Additionally, some local citizens in Mount Vernon formed the Keck-Gonnerman Antique Machinery Association to keep memories of the company alive. In about 1986, this association began an annual celebration of remembrance called the Keck and Gonnerman Reunion. This reunion is held on the first full weekend in August each year. It has grown every year to the present. At the 2004 Reunion held on August 6 through 8, there were 206 tractors exhibited. It is certain that this Reunion together with the historical records kept at the Working Men’s Institute will keep memories of Kay-Gee alive—memories of a company that played a great role in the history of United States agriculture.
The Pioneer Implement House Farm Equipment Dealership of
Winnebago, Minnesota, and the Great Binder Wars of the 1890
Brian Wayne Wells
As published in the July/Augsut 2002 issue of
Belt Pulley Magazine
In the 1880s, farming was in its golden age. As old painful memories of the Panic of 1873 were fading, a new generation came with a whole new set of advantages to make farming easier. To be sure, mechanical cutting of wheat and oats had been developed well prior to the Civil War, with most credit going to Cyrus McCormick for the invention of the successful reaper in 1831. However, harvesting small grains still required a tremendous amount of manpower, because reapers basically only cut grain. Even raking cut grain from the cutting table was done by hand until self-raking reapers were developed – like McCormick’s own “Daisy.” (A picture of the Daisy can be seen in C. H. Wendel’s book 150 Years of International Harvester [Crestline Publishers: Sarasota, Fla., 1981], p. 20. Additionally, there is a Daisy self-raking reaper among the permanent collection at the LeSueur County Pioneer Power Show which can be seen in the parade at the 1992 show on the second hour portion of Tape #1 of the International Harvester Promotional Movies.)
While the Daisy self-raking reaper was a big advance in technology, grain harvesting still required a great deal of hand labor. The first real advance in the area of small grain harvesting came only in 1873 with development of the wire-tied grain binder by the Walter A. Wood Mowing and Reaping Machine Company of Hoosick Falls, New York. (C.H. Wendel, Encyclopedia of American Farm Implements and Antiques [Krause Publications: Iola, Iowa, 1997], p. 160.)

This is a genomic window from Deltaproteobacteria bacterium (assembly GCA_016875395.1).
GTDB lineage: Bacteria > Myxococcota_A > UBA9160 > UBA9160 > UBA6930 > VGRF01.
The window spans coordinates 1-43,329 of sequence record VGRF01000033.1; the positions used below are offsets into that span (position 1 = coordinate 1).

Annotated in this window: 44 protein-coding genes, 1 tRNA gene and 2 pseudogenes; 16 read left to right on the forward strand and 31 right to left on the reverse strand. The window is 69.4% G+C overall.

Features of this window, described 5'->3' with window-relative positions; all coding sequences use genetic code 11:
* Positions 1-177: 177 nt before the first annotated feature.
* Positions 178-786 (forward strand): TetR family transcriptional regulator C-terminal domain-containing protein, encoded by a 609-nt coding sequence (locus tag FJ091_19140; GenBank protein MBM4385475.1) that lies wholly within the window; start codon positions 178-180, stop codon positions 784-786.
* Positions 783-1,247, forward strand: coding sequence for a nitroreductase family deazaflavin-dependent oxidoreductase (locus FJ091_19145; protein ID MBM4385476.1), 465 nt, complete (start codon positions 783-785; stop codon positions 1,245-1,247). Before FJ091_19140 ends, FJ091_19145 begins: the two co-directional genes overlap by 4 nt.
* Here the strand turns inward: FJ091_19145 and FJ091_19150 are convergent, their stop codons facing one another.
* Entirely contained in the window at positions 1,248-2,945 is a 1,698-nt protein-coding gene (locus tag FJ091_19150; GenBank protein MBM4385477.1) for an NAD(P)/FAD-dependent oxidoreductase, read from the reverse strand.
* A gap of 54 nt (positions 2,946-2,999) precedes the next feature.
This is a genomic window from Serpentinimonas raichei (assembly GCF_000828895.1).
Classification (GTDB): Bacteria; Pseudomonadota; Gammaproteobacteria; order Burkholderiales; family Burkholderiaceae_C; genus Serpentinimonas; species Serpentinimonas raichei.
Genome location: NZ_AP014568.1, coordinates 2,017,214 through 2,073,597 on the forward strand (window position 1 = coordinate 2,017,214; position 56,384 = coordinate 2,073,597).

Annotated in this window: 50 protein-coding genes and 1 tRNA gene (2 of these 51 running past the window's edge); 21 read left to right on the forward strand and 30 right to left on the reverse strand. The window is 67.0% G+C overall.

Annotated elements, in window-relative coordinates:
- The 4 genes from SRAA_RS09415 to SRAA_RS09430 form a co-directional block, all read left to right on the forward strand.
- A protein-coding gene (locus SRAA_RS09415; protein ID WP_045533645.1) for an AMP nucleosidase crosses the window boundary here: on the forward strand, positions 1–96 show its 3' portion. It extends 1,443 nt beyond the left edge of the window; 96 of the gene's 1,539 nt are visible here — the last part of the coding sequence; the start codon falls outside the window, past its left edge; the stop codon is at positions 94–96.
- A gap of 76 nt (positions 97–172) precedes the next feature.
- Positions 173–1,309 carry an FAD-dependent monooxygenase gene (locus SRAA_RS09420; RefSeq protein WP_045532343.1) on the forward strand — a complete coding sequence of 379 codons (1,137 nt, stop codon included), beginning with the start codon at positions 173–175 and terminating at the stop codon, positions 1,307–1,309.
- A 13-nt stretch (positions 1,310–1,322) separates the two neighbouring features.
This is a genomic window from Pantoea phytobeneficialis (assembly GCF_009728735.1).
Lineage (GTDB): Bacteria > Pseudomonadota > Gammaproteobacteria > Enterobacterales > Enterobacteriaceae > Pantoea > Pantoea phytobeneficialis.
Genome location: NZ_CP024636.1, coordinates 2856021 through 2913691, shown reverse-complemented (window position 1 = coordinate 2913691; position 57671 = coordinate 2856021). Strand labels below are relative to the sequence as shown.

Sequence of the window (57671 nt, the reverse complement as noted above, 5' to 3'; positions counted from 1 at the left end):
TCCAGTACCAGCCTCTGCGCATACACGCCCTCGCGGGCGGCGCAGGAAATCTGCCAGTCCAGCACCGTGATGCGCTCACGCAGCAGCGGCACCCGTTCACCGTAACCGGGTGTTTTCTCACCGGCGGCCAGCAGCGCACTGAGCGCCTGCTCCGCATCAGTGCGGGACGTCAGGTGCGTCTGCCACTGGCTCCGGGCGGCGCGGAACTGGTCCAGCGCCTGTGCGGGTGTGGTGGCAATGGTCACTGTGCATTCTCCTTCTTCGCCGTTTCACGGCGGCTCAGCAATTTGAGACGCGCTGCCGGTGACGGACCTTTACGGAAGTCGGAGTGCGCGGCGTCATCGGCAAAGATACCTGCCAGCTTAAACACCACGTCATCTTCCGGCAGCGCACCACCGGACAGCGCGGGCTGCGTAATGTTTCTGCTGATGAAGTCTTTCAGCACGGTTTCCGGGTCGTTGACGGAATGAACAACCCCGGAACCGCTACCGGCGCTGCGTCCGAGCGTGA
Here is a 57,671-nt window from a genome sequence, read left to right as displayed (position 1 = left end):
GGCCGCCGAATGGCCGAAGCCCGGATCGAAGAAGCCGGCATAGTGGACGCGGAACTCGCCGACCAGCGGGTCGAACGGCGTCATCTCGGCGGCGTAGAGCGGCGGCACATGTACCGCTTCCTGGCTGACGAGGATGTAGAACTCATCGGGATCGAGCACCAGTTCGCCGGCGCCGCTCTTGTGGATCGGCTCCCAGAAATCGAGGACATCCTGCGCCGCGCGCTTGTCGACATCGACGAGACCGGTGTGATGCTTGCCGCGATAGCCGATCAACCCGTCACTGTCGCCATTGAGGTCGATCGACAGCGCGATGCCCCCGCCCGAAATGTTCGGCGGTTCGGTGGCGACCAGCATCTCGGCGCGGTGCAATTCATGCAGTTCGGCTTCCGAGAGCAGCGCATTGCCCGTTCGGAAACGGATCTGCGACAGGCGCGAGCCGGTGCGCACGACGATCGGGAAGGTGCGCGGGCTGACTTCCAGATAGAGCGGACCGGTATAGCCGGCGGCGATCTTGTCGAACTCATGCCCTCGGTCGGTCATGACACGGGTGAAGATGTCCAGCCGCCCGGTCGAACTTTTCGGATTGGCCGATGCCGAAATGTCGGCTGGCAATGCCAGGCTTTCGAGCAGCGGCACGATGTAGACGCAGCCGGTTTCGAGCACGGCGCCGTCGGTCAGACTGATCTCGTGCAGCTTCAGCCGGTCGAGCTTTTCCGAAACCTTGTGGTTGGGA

The advantages of self-binding reapers were very quickly recognized by the farming public and demand for these binders skyrocketed. In 1876, 5,000 binders were purchased by Minnesota farmers alone. (Theodore C. Blegen, Minnesota: A History of the State [University of Minnesota Press: St. Paul, 1963], p. 342) By 1880, the knotter-bill design for twine-tying of grain bundles was perfected. That same year, the Deering Harvester Company made 3,000 of these twine-tying grain binders for the 1880 harvest season. (C.H. Wendel, 150 Years of International Harvester [Crestline Publishing: Sarasota, Florida, 1981], p. 23) Twine was a great improvement over wire because farmers would not have to worry about pieces of wire breaking off and getting into the grain where it might be accidentally swallowed by cows. Small bits of metal swallowed by cows tended to get stuck in the lining of the cows’ stomachs and would cause “hardware disease,” a disease which causes cows to become sickly and eat less. Thus, beef cattle will gain less weight and milk cows will produce less milk. Twine, on the other hand, if accidentally swallowed, was harmless to the intestinal tracts of cattle.